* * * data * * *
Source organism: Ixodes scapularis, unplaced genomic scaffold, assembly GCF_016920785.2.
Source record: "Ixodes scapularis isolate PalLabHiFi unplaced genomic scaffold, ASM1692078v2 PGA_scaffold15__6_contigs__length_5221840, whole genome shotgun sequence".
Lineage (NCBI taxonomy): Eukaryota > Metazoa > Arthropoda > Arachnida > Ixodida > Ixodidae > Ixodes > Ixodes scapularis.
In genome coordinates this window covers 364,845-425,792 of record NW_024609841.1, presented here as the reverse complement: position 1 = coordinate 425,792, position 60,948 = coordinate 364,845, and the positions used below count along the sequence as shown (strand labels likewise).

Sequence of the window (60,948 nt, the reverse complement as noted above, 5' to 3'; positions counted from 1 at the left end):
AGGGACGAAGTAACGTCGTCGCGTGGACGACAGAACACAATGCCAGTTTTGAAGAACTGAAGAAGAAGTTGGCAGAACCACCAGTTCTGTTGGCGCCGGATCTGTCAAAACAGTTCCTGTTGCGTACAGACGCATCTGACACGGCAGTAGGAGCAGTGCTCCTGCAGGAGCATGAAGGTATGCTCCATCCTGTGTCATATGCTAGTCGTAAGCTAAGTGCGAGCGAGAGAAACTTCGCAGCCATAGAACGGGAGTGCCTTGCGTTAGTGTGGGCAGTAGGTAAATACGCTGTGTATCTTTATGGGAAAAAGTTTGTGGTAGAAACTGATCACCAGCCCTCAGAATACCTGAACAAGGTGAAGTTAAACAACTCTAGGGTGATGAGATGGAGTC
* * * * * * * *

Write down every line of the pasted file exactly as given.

Source organism: Ixodes scapularis, unplaced genomic scaffold, assembly GCF_016920785.2.
Source record: "Ixodes scapularis isolate PalLabHiFi unplaced genomic scaffold, ASM1692078v2 PGA_scaffold15__6_contigs__length_5221840, whole genome shotgun sequence".
Lineage (NCBI taxonomy): Eukaryota > Metazoa > Arthropoda > Arachnida > Ixodida > Ixodidae > Ixodes > Ixodes scapularis.
In genome coordinates this window covers 364,845-425,792 of record NW_024609841.1, presented here as the reverse complement: position 1 = coordinate 425,792, position 60,948 = coordinate 364,845, and the positions used below count along the sequence as shown (strand labels likewise).

Sequence of the window (60,948 nt, the reverse complement as noted above, 5' to 3'; positions counted from 1 at the left end):
AGGGACGAAGTAACGTCGTCGCGTGGACGACAGAACACAATGCCAGTTTTGAAGAACTGAAGAAGAAGTTGGCAGAACCACCAGTTCTGTTGGCGCCGGATCTGTCAAAACAGTTCCTGTTGCGTACAGACGCATCTGACACGGCAGTAGGAGCAGTGCTCCTGCAGGAGCATGAAGGTATGCTCCATCCTGTGTCATATGCTAGTCGTAAGCTAAGTGCGAGCGAGAGAAACTTCGCAGCCATAGAACGGGAGTGCCTTGCGTTAGTGTGGGCAGTAGGTAAATACGCTGTGTATCTTTATGGGAAAAAGTTTGTGGTAGAAACTGATCACCAGCCCTCAGAATACCTGAACAAGGTGAAGTTAAACAACTCTAGGGTGATGAGATGGAGTC